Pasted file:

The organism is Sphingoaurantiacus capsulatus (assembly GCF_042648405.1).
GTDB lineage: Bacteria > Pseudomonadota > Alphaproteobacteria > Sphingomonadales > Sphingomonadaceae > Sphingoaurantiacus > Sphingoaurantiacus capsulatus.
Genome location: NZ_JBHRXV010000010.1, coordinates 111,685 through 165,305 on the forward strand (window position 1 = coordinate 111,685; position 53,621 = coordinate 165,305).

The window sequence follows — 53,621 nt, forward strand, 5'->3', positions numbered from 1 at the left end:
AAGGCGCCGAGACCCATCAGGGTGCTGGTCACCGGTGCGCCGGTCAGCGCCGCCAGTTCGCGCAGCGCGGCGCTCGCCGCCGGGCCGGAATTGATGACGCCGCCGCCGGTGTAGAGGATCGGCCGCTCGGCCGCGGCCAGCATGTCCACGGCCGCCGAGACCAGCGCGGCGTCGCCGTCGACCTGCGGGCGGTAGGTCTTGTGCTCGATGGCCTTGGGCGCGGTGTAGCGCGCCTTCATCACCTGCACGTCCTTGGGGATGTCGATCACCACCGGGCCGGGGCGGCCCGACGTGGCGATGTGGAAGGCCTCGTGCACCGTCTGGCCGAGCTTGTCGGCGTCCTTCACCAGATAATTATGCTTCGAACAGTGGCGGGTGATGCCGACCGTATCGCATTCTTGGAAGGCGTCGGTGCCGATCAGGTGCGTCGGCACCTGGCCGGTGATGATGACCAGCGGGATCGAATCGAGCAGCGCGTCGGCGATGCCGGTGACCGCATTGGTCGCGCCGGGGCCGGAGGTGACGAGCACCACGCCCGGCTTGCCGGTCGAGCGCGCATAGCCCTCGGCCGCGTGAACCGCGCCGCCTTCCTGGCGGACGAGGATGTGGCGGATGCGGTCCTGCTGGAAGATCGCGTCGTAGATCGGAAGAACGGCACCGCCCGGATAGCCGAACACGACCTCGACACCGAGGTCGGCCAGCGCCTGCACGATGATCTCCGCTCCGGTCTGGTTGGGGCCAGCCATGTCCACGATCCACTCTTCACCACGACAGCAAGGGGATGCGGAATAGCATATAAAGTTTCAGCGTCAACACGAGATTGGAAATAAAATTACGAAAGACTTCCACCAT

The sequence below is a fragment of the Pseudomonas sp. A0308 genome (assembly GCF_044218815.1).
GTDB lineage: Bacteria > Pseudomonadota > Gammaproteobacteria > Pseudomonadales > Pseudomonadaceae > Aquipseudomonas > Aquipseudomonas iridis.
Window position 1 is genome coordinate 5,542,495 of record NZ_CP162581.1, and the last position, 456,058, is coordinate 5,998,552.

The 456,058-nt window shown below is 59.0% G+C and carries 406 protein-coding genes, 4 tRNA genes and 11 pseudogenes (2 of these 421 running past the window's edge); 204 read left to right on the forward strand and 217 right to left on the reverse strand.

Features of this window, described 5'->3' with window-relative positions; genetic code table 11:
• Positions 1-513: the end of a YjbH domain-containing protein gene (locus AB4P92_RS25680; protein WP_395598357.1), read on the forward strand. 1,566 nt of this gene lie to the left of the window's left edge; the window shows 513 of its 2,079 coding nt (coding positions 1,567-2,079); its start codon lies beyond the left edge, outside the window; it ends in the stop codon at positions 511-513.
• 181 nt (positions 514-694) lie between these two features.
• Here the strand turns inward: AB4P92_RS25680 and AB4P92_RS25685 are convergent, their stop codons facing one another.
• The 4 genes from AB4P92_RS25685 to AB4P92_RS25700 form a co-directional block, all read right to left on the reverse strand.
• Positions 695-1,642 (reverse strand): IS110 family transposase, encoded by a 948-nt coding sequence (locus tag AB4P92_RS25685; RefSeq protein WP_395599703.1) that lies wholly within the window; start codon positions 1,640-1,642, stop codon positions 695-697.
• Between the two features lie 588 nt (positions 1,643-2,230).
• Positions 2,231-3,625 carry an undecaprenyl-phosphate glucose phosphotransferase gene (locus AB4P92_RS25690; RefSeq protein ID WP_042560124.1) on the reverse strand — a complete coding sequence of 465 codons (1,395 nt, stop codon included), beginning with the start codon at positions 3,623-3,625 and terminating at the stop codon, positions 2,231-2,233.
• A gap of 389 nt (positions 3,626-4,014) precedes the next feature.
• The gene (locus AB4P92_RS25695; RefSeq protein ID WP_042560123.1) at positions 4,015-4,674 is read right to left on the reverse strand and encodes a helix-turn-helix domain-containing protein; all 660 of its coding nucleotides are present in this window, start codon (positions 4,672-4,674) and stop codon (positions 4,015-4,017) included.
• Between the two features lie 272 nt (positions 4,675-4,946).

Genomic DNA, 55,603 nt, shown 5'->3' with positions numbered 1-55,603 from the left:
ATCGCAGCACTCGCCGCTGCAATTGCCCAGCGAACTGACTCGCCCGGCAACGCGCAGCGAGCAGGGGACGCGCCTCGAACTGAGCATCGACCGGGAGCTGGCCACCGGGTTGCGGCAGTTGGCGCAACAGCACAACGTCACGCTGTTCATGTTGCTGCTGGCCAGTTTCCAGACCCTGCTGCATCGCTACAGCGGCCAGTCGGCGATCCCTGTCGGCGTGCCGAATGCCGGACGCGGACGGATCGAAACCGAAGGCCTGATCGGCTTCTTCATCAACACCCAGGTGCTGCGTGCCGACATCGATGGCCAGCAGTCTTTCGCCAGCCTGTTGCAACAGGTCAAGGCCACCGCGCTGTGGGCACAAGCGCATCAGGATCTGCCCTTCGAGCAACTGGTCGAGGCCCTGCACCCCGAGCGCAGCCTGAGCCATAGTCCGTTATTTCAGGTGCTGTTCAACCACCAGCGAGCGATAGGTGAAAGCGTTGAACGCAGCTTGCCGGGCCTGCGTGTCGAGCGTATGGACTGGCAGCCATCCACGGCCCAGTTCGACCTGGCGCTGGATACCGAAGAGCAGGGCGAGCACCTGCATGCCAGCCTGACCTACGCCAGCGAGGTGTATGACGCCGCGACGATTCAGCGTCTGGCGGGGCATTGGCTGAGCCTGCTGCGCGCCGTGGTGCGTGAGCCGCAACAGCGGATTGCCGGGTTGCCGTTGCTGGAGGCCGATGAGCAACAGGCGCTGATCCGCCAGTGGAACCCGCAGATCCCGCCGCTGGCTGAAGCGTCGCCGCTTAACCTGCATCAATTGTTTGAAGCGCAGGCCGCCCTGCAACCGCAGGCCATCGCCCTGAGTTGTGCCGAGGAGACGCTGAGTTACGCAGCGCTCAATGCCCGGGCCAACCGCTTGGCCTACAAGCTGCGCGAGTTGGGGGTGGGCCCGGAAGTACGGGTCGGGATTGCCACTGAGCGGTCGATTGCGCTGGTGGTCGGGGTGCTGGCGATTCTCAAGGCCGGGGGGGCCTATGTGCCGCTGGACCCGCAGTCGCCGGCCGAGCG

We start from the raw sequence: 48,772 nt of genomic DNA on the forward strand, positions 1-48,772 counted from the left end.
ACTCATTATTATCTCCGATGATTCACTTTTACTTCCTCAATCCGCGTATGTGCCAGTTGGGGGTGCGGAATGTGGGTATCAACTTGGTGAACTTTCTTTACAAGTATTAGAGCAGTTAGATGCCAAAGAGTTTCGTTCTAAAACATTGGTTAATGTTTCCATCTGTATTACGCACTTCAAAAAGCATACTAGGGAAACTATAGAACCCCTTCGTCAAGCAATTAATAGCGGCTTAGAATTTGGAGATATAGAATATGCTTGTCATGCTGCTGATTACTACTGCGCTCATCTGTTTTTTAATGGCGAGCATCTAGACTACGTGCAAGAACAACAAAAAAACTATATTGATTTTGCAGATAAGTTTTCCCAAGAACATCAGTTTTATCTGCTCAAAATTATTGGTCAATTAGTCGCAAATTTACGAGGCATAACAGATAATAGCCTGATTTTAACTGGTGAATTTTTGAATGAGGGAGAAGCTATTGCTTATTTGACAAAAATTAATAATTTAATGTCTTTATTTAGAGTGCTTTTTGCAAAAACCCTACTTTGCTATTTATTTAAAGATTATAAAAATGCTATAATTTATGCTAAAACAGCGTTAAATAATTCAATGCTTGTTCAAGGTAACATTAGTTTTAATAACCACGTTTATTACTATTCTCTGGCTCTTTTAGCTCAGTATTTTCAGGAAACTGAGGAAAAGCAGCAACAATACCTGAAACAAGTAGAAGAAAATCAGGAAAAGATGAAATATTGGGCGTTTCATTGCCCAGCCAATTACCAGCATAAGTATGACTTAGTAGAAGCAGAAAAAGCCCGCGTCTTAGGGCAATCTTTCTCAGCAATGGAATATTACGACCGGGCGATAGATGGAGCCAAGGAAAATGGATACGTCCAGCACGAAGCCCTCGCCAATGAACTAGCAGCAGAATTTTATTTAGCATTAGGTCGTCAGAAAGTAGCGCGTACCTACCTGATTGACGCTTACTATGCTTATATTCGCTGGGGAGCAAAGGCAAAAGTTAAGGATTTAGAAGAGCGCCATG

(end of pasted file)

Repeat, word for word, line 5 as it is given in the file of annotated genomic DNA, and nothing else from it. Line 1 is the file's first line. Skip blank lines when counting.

AAGGCGCCGAGACCCATCAGGGTGCTGGTCACCGGTGCGCCGGTCAGCGCCGCCAGTTCGCGCAGCGCGGCGCTCGCCGCCGGGCCGGAATTGATGACGCCGCCGCCGGTGTAGAGGATCGGCCGCTCGGCCGCGGCCAGCATGTCCACGGCCGCCGAGACCAGCGCGGCGTCGCCGTCGACCTGCGGGCGGTAGGTCTTGTGCTCGATGGCCTTGGGCGCGGTGTAGCGCGCCTTCATCACCTGCACGTCCTTGGGGATGTCGATCACCACCGGGCCGGGGCGGCCCGACGTGGCGATGTGGAAGGCCTCGTGCACCGTCTGGCCGAGCTTGTCGGCGTCCTTCACCAGATAATTATGCTTCGAACAGTGGCGGGTGATGCCGACCGTATCGCATTCTTGGAAGGCGTCGGTGCCGATCAGGTGCGTCGGCACCTGGCCGGTGATGATGACCAGCGGGATCGAATCGAGCAGCGCGTCGGCGATGCCGGTGACCGCATTGGTCGCGCCGGGGCCGGAGGTGACGAGCACCACGCCCGGCTTGCCGGTCGAGCGCGCATAGCCCTCGGCCGCGTGAACCGCGCCGCCTTCCTGGCGGACGAGGATGTGGCGGATGCGGTCCTGCTGGAAGATCGCGTCGTAGATCGGAAGAACGGCACCGCCCGGATAGCCGAACACGACCTCGACACCGAGGTCGGCCAGCGCCTGCACGATGATCTCCGCTCCGGTCTGGTTGGGGCCAGCCATGTCCACGATCCACTCTTCACCACGACAGCAAGGGGATGCGGAATAGCATATAAAGTTTCAGCGTCAACACGAGATTGGAAATAAAATTACGAAAGACTTCCACCAT